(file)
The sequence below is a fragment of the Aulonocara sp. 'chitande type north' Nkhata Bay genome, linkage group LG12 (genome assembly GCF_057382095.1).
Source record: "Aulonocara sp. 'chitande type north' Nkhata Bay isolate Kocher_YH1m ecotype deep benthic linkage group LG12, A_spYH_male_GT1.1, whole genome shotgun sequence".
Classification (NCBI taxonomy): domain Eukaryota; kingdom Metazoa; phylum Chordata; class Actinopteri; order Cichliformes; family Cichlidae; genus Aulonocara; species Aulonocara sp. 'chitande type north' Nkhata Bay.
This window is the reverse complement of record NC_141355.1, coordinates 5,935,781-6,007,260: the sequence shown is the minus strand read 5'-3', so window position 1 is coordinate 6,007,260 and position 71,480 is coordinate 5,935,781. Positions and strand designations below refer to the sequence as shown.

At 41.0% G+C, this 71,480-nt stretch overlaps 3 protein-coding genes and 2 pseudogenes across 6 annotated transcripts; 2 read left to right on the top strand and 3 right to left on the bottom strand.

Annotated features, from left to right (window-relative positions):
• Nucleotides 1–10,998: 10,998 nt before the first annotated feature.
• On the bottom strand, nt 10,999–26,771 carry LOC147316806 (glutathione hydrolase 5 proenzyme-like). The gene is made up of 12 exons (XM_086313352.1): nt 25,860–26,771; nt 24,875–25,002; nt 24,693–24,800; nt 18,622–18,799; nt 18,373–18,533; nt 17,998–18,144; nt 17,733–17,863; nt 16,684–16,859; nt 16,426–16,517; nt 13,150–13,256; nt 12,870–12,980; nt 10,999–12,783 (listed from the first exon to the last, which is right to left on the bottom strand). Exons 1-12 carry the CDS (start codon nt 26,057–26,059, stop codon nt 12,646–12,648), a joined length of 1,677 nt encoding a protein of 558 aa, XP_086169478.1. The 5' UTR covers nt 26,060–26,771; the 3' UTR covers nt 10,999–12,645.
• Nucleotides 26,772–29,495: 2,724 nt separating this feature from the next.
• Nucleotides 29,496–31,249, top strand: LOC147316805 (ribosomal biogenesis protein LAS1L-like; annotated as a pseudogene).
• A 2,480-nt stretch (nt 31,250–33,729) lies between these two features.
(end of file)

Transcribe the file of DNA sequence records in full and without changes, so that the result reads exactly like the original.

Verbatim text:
The sequence below is a fragment of the Aulonocara sp. 'chitande type north' Nkhata Bay genome, linkage group LG12 (genome assembly GCF_057382095.1).
Source record: "Aulonocara sp. 'chitande type north' Nkhata Bay isolate Kocher_YH1m ecotype deep benthic linkage group LG12, A_spYH_male_GT1.1, whole genome shotgun sequence".
Classification (NCBI taxonomy): domain Eukaryota; kingdom Metazoa; phylum Chordata; class Actinopteri; order Cichliformes; family Cichlidae; genus Aulonocara; species Aulonocara sp. 'chitande type north' Nkhata Bay.
This window is the reverse complement of record NC_141355.1, coordinates 5,935,781-6,007,260: the sequence shown is the minus strand read 5'-3', so window position 1 is coordinate 6,007,260 and position 71,480 is coordinate 5,935,781. Positions and strand designations below refer to the sequence as shown.

At 41.0% G+C, this 71,480-nt stretch overlaps 3 protein-coding genes and 2 pseudogenes across 6 annotated transcripts; 2 read left to right on the top strand and 3 right to left on the bottom strand.

Annotated features, from left to right (window-relative positions):
• Nucleotides 1–10,998: 10,998 nt before the first annotated feature.
• On the bottom strand, nt 10,999–26,771 carry LOC147316806 (glutathione hydrolase 5 proenzyme-like). The gene is made up of 12 exons (XM_086313352.1): nt 25,860–26,771; nt 24,875–25,002; nt 24,693–24,800; nt 18,622–18,799; nt 18,373–18,533; nt 17,998–18,144; nt 17,733–17,863; nt 16,684–16,859; nt 16,426–16,517; nt 13,150–13,256; nt 12,870–12,980; nt 10,999–12,783 (listed from the first exon to the last, which is right to left on the bottom strand). Exons 1-12 carry the CDS (start codon nt 26,057–26,059, stop codon nt 12,646–12,648), a joined length of 1,677 nt encoding a protein of 558 aa, XP_086169478.1. The 5' UTR covers nt 26,060–26,771; the 3' UTR covers nt 10,999–12,645.
• Nucleotides 26,772–29,495: 2,724 nt separating this feature from the next.
• Nucleotides 29,496–31,249, top strand: LOC147316805 (ribosomal biogenesis protein LAS1L-like; annotated as a pseudogene).
• A 2,480-nt stretch (nt 31,250–33,729) lies between these two features.